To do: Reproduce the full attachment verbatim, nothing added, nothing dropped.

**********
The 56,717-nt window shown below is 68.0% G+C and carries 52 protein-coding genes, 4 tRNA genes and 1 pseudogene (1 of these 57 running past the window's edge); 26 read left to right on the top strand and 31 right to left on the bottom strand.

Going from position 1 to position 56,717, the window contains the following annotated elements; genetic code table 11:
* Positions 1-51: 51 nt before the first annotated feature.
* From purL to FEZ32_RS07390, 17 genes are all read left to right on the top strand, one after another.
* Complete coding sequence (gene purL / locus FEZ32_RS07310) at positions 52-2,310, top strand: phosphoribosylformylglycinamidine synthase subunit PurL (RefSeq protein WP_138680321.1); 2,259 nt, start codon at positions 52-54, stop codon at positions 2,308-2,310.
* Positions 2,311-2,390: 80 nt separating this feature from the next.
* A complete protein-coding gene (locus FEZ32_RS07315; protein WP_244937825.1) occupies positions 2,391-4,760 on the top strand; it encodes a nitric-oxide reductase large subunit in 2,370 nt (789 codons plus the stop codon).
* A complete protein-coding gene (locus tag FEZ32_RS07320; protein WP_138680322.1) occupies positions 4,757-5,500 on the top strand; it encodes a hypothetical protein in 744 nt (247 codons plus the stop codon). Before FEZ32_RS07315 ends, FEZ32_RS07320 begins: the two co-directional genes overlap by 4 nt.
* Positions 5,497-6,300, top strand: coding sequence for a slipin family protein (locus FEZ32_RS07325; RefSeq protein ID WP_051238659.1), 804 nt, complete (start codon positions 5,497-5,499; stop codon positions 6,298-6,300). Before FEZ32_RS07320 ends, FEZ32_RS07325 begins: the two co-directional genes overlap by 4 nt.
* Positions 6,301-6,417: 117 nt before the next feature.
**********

The 56,717-nt window shown below is 68.0% G+C and carries 52 protein-coding genes, 4 tRNA genes and 1 pseudogene (1 of these 57 running past the window's edge); 26 read left to right on the top strand and 31 right to left on the bottom strand.

Going from position 1 to position 56,717, the window contains the following annotated elements; genetic code table 11:
* Positions 1-51: 51 nt before the first annotated feature.
* From purL to FEZ32_RS07390, 17 genes are all read left to right on the top strand, one after another.
* Complete coding sequence (gene purL / locus FEZ32_RS07310) at positions 52-2,310, top strand: phosphoribosylformylglycinamidine synthase subunit PurL (RefSeq protein WP_138680321.1); 2,259 nt, start codon at positions 52-54, stop codon at positions 2,308-2,310.
* Positions 2,311-2,390: 80 nt separating this feature from the next.
* A complete protein-coding gene (locus FEZ32_RS07315; protein WP_244937825.1) occupies positions 2,391-4,760 on the top strand; it encodes a nitric-oxide reductase large subunit in 2,370 nt (789 codons plus the stop codon).
* A complete protein-coding gene (locus tag FEZ32_RS07320; protein WP_138680322.1) occupies positions 4,757-5,500 on the top strand; it encodes a hypothetical protein in 744 nt (247 codons plus the stop codon). Before FEZ32_RS07315 ends, FEZ32_RS07320 begins: the two co-directional genes overlap by 4 nt.
* Positions 5,497-6,300, top strand: coding sequence for a slipin family protein (locus FEZ32_RS07325; RefSeq protein ID WP_051238659.1), 804 nt, complete (start codon positions 5,497-5,499; stop codon positions 6,298-6,300). Before FEZ32_RS07320 ends, FEZ32_RS07325 begins: the two co-directional genes overlap by 4 nt.
* Positions 6,301-6,417: 117 nt before the next feature.